Furthermore, just as with Danny and the twins, Jack in his maroon company jacket takes to Grady in many ways, like a white glove. And somewhere in the Overlook, Wendy slips into the upper story, finally seeing in her own eyes, herself, lastly in… Lloyd, the jaundiced dogglebänger, bartend to this cocktail diversion, offering above-bar “party favours.” Wendy shrieks at this member only horror soirée unfolding in front of her, bringing a cake knife to a shotgun affair, sending herself screeching like a Munch painting, escaping to break this memory in the mirror projected in front of her.
“Observation is a dying art. The essence of dramatic form is to let an idea come over people without it being plainly stated.” — STANLEY KUBRICK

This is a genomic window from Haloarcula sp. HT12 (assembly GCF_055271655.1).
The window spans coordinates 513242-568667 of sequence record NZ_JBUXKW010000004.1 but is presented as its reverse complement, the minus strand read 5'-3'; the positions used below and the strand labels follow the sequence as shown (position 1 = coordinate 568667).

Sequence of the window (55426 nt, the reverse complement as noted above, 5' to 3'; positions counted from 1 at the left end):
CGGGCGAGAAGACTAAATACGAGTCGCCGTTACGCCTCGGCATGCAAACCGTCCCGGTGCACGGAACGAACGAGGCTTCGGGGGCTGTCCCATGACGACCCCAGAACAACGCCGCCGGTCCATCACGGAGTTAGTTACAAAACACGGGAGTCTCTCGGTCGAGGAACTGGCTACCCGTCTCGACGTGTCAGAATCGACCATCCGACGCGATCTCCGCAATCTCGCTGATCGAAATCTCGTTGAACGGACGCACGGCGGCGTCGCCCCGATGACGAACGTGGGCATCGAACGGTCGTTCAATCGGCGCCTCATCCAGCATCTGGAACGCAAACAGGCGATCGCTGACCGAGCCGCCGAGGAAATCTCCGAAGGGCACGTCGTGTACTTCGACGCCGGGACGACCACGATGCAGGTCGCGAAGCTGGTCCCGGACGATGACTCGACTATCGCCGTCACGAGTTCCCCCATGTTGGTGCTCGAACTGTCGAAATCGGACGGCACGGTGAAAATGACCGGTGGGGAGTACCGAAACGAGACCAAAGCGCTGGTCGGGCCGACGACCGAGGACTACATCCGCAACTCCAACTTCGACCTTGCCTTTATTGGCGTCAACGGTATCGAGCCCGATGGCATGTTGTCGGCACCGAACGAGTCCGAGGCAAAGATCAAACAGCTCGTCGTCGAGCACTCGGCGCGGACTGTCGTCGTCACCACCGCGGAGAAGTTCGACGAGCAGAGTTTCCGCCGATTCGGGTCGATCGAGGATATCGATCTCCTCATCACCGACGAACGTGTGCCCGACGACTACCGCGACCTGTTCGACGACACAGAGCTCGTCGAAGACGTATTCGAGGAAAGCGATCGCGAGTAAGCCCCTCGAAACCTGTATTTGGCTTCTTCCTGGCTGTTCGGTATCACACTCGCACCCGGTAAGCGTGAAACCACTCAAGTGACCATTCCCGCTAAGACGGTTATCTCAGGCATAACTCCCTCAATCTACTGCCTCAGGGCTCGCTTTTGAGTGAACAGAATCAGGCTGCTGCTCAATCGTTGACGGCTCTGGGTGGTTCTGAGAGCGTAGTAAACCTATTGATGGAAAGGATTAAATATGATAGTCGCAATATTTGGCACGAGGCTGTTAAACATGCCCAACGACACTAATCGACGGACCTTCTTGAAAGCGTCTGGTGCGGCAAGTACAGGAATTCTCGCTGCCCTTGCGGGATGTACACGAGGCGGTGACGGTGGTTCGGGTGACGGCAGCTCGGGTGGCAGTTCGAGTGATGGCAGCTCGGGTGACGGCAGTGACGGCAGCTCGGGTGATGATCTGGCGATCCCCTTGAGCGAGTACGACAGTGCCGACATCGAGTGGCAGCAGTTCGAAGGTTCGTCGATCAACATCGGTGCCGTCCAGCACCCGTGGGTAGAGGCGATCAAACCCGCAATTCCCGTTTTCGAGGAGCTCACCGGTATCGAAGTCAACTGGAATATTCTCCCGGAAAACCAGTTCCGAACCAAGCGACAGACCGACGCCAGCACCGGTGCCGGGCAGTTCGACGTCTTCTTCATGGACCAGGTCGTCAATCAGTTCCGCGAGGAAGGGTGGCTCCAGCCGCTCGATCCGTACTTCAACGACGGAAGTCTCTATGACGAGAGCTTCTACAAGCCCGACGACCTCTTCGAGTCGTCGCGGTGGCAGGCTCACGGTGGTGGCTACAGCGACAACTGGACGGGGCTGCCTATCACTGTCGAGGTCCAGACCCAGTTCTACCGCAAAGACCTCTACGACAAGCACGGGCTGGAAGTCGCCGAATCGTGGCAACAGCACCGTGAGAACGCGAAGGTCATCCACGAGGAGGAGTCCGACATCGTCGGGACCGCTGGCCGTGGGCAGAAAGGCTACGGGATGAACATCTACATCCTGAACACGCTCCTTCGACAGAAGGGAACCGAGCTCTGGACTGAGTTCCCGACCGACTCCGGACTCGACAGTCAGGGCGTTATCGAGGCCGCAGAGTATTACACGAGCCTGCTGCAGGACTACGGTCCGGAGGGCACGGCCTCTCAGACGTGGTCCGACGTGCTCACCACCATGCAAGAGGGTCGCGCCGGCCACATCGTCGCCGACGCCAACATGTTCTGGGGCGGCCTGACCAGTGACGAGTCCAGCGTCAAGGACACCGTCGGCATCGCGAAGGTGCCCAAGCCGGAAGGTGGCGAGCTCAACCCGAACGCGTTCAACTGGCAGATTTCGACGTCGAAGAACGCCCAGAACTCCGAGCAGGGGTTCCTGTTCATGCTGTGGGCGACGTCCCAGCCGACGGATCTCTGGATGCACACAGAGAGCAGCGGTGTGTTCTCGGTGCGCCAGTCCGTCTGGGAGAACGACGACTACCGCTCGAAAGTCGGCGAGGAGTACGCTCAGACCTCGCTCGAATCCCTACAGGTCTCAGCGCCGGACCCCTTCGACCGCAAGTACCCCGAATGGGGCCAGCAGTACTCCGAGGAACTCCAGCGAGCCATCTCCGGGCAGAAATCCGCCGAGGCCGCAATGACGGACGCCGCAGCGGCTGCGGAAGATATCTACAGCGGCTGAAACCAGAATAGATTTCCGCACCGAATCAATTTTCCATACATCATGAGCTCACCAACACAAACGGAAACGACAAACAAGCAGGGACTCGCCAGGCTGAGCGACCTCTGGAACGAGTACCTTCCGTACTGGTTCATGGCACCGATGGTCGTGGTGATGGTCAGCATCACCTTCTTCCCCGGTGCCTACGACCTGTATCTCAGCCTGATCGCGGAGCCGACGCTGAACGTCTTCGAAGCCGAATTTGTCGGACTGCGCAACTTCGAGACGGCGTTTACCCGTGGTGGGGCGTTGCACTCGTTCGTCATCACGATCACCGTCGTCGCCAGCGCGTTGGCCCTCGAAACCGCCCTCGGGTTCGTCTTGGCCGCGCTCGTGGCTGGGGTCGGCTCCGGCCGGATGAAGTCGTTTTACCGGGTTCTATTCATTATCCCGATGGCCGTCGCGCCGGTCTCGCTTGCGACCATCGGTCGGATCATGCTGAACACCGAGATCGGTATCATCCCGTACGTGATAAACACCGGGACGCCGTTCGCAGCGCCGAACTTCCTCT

In another turn of daydreaming distractions and musing reveries of Jack Torrance, the camera corners into the Gold Room party, as the tracking maintains a parallel of the jubilant, sparkling guise of the 1920s. Together in the throes of Jack’s epoch, a comparative is set for a combined timeline as the camera dolly rolls up to Overlook’s finest. Lloyd offers his second favour to Jack at the bar, who in his receding, reverse serpentine dance manages to have Advocaat spilled on him by Grady. This creamy drink, favoured by politicians and lawyers for its throat-soothing effects, points left to the party members enjoying themselves in a gala of classic static jubilance. However, perusing the reticles of Jack’s timeline broke a magazine so named Advocate. In 1967, inspired by a police raid, the monthly publication was the first ever for the queer community, and that same combined movement from what would come next became a long parade of assurance.